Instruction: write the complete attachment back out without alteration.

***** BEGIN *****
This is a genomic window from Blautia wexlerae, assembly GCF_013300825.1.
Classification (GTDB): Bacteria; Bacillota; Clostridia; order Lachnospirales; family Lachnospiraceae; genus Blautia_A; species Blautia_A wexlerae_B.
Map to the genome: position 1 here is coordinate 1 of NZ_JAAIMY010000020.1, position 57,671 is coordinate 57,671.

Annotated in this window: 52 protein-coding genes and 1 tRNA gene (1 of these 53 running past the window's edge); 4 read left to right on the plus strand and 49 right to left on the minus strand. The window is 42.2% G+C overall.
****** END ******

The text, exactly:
This is a genomic window from Blautia wexlerae, assembly GCF_013300825.1.
Classification (GTDB): Bacteria; Bacillota; Clostridia; order Lachnospirales; family Lachnospiraceae; genus Blautia_A; species Blautia_A wexlerae_B.
Map to the genome: position 1 here is coordinate 1 of NZ_JAAIMY010000020.1, position 57,671 is coordinate 57,671.

Annotated in this window: 52 protein-coding genes and 1 tRNA gene (1 of these 53 running past the window's edge); 4 read left to right on the plus strand and 49 right to left on the minus strand. The window is 42.2% G+C overall.